Professor Philip Howard of the Oxford Internet Institute said that, in some ways, public figures could be considered a “gateway drug” to misinformation.

“If a prominent Hollywood star or a prominent political figure says something that is not consistent with the science or the public health advice, some people will go looking for it and spread it.” 

Both Professor Howard and Stacie Hoffman, from Oxford Information Labs, were asked about the questions of responsibility when it comes to public figures sharing misinformation. Hoffman suggested that guidelines may be needed to outline what standards are expected of high-profile accounts.

This topic came up again in the questions put to Katy Minshall, Twitter’s UK Head of Government, Public Policy and Philanthropy, particularly on the issue of users with blue ticks — the platform’s system for verifying the identity of a well-known figure.

“I can assure the committee that if any account — verified, or not — breaks any rules, they will be subject to enforcement action,” she said.

At the end of March, both Twitter and Facebook took action to remove misleading posts from Brazil’s president, Jair Bolsonaro. In a video, the president endorsed the antiviral drug hydroxychloroquine and encouraged an end to social distancing measures.

When asked about recent comments made by US President Donald Trump regarding the use of disinfectant as treatment, Minshall told the committee that Twitter had blocked the hashtag #InjectDisinfectant from trending. Videos of Trump making the statement, however, are allowed on the platform

The platforms’ responses to the ‘infodemic’ raise questions about the future

Social media platforms have been stepping up measures to meet the unprecedented public health crisis, from changing their policies, to tweaking their algorithms, and these changes have not gone unnoticed.

“Covid-19 is a different type of stress test for these platforms because we’re really starting to see what they can do,” said Hoffman.

Since the outbreak, measures have included notifying users who have been exposed to debunked misinformation and collaborating with governments on chatbots that can respond to people’s questions.

Minshall told the politicians that Twitter had challenged 3.4 million accounts that had appeared to engage suspiciously in coronavirus-related conversations.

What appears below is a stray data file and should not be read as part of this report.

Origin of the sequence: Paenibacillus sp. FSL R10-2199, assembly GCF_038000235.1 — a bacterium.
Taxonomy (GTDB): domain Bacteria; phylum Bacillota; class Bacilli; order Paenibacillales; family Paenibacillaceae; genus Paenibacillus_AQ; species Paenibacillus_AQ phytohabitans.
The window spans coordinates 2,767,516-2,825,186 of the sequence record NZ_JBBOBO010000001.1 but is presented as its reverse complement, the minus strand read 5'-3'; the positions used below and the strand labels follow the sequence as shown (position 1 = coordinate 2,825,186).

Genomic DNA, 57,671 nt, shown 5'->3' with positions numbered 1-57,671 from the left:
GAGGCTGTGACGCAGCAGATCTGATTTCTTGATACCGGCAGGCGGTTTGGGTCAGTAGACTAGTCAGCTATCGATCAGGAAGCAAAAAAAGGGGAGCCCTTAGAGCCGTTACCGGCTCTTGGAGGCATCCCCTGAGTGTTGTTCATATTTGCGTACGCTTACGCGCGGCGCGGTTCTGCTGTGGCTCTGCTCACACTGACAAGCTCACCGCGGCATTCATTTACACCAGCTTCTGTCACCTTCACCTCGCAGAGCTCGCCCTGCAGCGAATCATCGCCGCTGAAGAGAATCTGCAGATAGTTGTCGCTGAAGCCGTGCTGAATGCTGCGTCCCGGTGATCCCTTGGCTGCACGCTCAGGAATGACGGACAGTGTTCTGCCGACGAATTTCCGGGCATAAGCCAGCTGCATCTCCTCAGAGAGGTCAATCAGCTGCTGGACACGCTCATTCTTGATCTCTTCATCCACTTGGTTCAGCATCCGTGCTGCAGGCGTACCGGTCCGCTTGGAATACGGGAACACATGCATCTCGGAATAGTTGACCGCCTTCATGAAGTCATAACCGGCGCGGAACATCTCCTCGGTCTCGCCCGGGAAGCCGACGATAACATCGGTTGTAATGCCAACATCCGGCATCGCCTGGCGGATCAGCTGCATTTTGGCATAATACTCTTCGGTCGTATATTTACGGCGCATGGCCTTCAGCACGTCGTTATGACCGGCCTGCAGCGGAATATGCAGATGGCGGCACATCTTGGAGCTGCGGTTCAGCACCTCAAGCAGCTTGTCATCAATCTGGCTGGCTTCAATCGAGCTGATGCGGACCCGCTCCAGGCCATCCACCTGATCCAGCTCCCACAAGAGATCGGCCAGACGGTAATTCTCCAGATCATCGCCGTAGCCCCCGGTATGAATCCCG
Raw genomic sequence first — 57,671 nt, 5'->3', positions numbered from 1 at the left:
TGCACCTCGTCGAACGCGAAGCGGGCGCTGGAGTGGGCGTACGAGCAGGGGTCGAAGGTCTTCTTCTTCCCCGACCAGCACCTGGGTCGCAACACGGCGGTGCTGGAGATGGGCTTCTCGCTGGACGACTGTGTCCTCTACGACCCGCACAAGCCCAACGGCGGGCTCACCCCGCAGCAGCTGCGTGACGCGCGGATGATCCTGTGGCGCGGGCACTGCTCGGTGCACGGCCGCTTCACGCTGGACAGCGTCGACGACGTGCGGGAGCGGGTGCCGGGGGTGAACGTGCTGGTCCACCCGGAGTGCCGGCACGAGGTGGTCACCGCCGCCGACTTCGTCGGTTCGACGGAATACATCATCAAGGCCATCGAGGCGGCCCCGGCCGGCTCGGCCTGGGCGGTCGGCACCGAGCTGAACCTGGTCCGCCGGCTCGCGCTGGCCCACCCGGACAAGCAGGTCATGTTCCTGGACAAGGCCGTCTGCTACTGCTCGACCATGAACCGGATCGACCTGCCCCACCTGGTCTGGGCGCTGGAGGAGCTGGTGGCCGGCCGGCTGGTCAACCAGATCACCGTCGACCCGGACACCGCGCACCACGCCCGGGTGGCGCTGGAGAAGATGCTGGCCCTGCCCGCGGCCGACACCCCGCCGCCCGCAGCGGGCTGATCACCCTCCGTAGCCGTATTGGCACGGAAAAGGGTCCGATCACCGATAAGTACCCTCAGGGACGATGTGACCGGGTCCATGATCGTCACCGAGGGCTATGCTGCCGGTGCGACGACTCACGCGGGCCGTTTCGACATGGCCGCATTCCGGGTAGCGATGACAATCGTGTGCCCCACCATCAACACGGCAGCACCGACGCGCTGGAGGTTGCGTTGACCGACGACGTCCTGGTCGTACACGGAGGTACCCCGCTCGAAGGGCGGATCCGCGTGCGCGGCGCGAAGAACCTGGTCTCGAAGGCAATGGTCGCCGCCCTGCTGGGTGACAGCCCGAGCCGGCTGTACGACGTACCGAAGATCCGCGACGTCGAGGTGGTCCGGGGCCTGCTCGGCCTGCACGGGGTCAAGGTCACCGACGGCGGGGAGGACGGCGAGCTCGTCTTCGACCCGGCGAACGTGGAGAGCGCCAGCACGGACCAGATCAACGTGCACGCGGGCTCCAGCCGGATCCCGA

Google, Facebook and Twitter all mentioned their efforts to direct users off their platforms towards authoritative official sources on health matters.

“The number one ask we have heard from government and health organisations is that people need clear, concise information from one of two single sources about what to do,” said Alina Dimofte, Public Policy and Government Relations Manager at Google.  

“What we want to do is to empower people with this information.”

While the expert witnesses also mentioned the importance of building trust in official sources, they proposed additional ways the platforms could help. 

Dr Wardle and Professor Howard referenced the need for more transparency in the information they share with researchers. 

“We’re right now in the middle of a natural experiment,” said Dr Wardle, “so what I would like to see is the platforms do more but then allow academics to test alongside them to see what the effects are.

“All of them are doing different things but what we’re lacking is transparency and oversight.”

It also still remains to be seen whether the measures implemented in response to coronavirus misinformation will be permanent.

“It’ll be really interesting to see if they use these going forward — if they stay in place post-pandemic,” said Hoffman.

Watch the full session here.

Stay up to date with First Draft’s work by becoming a subscriber and follow us on Facebook and Twitter.